Given such stories, it was hardly surprising that he made few friends. Two exceptions were Gioachino Rossini, the Italian composer he first met in Bologna in 1818 and for whom he once conducted an opera performance after the sudden death of the regular conductor, and Hector Berlioz, the French composer whom he compared with Beethoven and supported with large sums of money towards the end of his life.

Among his many romantic associations, the most enduring involved a singer from Como, Antonia Bianchi. After meeting in Milan in 1813 they gave concerts together throughout Italy. They had a son, Achille Ciro Alessandro, born in Palermo in 1825, but they were never married and split up in around 1828. 

Paganini began learning the violin at the age of seven
Paganini began learning the violin
at the age of seven
Paganini’s health was never good. He was diagnosed with syphilis in 1922 and the treatment for it, which involved mercury and opium, did as much damage as it cured. In 1834 he developed tuberculosis while in Paris, which left him prone to infection and bouts of depression.

Touring soon became impossible and he returned to Genoa initially, giving lessons to a small number of pupils, including Camillo Sivori, who would go on to assume his mantle as Italy’s finest violinist. 

Restless, he went back to Paris in 1836 and unwisely invested much money in a casino, which failed so badly he was forced to auction off many of his prized collection of violins and guitars, including several made by Antonio Stradavari in Cremona, in order to recoup his losses. He left Paris for Marseille in 1838 and from there went to Nice, which is where he died in 1840, apparently from internal bleeding as a result of cancer of the larynx. It was the Bishop of Nice who arranged for a local priest to visit him and perform the last rites, but Paganini refused to accept his life was nearing its end and dismissed the priest.

The local church refused to bury him on consecrated ground and his embalmed body remained in the house where he died for more than a year and in the Nice area for almost four years while his son, Achille, pleaded with the Catholic Church to allow his body to be moved back to Italy. Ultimately, Achille’s entreaties were answered by Pope Gregory XVI and Paganini’s body was finally laid to rest at La Villetta cemetery in Parma.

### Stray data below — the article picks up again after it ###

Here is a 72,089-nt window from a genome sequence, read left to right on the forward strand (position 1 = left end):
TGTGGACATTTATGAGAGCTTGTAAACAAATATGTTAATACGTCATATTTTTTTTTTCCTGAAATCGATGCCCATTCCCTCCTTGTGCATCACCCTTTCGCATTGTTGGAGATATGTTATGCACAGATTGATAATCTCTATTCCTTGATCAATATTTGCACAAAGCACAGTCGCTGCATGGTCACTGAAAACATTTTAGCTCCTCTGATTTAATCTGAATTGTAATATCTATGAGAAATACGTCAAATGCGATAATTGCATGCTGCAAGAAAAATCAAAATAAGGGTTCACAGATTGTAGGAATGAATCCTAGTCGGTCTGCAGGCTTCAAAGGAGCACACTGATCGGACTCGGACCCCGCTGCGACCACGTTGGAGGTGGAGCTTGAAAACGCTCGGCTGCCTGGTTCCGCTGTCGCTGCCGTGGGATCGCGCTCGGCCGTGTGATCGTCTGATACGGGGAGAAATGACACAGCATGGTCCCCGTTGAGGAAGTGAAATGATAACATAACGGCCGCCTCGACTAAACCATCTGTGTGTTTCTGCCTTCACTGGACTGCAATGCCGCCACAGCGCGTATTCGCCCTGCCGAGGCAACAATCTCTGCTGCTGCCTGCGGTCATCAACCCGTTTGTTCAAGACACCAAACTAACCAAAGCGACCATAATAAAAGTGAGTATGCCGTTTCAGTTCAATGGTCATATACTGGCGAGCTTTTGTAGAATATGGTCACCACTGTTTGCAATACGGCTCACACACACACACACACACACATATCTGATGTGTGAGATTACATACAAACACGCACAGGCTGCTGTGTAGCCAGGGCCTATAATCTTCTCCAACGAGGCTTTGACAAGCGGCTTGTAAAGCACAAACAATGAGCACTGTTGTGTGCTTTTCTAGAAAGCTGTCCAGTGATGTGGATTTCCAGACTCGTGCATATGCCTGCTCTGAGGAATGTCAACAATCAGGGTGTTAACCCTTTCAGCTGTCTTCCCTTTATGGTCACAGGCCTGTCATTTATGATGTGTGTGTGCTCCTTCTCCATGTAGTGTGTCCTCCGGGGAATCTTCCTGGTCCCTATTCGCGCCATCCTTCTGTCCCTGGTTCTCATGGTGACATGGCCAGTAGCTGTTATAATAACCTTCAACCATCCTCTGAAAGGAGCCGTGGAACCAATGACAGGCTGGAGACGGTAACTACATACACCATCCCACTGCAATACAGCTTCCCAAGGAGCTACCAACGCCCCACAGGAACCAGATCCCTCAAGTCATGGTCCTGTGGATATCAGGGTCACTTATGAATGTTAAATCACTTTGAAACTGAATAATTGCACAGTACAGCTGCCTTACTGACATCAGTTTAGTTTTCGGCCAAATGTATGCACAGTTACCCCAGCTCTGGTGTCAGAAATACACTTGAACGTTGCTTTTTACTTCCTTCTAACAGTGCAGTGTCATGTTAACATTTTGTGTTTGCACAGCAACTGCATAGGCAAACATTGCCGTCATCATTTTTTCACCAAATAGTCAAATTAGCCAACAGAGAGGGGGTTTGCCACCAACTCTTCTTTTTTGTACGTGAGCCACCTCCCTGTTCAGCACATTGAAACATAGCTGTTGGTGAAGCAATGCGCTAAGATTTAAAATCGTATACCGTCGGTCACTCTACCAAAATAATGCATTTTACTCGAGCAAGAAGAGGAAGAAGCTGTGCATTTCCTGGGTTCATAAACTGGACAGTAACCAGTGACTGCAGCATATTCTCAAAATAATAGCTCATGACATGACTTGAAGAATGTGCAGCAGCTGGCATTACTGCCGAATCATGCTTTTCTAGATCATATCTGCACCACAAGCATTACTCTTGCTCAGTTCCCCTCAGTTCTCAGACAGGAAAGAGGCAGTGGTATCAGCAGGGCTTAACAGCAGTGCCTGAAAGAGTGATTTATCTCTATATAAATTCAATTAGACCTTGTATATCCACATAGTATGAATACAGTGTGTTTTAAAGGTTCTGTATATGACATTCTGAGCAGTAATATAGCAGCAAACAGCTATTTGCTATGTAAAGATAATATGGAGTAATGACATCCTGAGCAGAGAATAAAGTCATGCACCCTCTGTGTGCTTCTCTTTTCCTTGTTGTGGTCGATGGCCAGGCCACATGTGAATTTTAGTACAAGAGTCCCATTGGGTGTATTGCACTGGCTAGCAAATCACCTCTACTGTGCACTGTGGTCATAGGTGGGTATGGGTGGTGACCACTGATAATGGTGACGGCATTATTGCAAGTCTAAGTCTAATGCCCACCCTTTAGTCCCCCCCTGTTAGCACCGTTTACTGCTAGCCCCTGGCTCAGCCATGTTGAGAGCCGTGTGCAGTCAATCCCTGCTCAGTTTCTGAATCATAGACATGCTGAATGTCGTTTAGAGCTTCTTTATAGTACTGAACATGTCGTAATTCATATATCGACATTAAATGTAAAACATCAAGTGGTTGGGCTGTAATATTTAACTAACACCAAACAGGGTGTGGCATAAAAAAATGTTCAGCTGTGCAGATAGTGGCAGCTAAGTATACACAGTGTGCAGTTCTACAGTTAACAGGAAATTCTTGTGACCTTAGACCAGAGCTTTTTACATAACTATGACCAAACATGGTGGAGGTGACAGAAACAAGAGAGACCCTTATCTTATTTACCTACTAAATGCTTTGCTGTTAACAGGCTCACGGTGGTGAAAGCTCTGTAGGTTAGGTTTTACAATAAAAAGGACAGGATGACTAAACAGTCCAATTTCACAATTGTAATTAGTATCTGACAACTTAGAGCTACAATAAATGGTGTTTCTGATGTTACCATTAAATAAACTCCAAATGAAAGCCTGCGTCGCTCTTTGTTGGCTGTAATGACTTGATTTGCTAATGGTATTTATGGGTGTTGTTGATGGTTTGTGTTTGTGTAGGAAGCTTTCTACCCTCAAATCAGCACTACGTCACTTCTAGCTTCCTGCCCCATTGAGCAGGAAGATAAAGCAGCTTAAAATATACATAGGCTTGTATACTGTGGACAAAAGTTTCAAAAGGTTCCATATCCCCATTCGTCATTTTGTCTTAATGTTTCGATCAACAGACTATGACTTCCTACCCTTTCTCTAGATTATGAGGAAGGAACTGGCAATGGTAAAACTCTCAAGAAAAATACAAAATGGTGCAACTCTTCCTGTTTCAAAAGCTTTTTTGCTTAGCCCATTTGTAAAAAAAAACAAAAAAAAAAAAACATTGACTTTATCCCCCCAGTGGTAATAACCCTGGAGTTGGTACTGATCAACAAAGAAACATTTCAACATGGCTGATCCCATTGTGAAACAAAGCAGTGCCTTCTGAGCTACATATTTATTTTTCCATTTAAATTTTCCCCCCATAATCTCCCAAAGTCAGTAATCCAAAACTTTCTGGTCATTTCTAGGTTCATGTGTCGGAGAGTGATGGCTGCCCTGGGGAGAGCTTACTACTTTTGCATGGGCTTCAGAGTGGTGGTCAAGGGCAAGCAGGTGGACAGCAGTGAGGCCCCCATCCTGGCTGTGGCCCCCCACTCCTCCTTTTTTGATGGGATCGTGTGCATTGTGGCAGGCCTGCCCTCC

The Fratello Minore fortress above the Polcevera valley outside Bolzaneto
The Fratello Minore fortress above the
Polcevera valley outside Bolzaneto
Travel tip:

Bolzaneto, where the Paganini family had a house while Niccolò was growing up, was once a hamlet located outside the city of Genoa in the Polcevera valley. Today it is a suburb of Genoa, surrounded by many small industries and business firms. On the mountains behind Bolzaneto, at the left side of Polcevera valley, are two fortresses, which are part of the external fortresses of Genoa: the Fort Diamante and a smaller fortress known as Fratello Minore. Close to the Bolzaneto exit of the A7 motorway that runs from Genoa to Milan is what used to be Bolzaneto’s castle, built in the early 14th century but subsequently destroyed in clashes between the Guelphs and Ghibbelines before being rebuilt and destroyed several times thereafter, finally as a grand residence at the beginning of the 20th century.

Paganini's tomb memorial at the La Villetta cemetery in Parma
Paganini's tomb memorial at the
La Villetta cemetery in Parma
Travel tip:

La Villetta, the monumental cemetery at Parma where Paganini’s body was finally buried and an elaborate memorial erected, takes its name after the farm that Duchess Marie Louise of Austria, the second wife of Napoleon, chose as the site for the city's burial ground during her rule of the city from 1816 to 1847. Designed by the engineer Giuseppe Cocconcelli in neoclassical style, it contains the tombs among others of the poet Angelo Mazza and the composer Ildebrando Pizzetti. Paganini’s tomb, housed under a domed portico supported by eight Doric columns, is on the left side of the entrance, opposite the main chapel dedicated to San Gregorio Magno.

Also on this day:

1952: The birth of Oscar-winning actor Roberto Benigni

1962: The death in a plane crash of industrialist Enrico Mattei

1967: The birth of mountaineer Simone Moro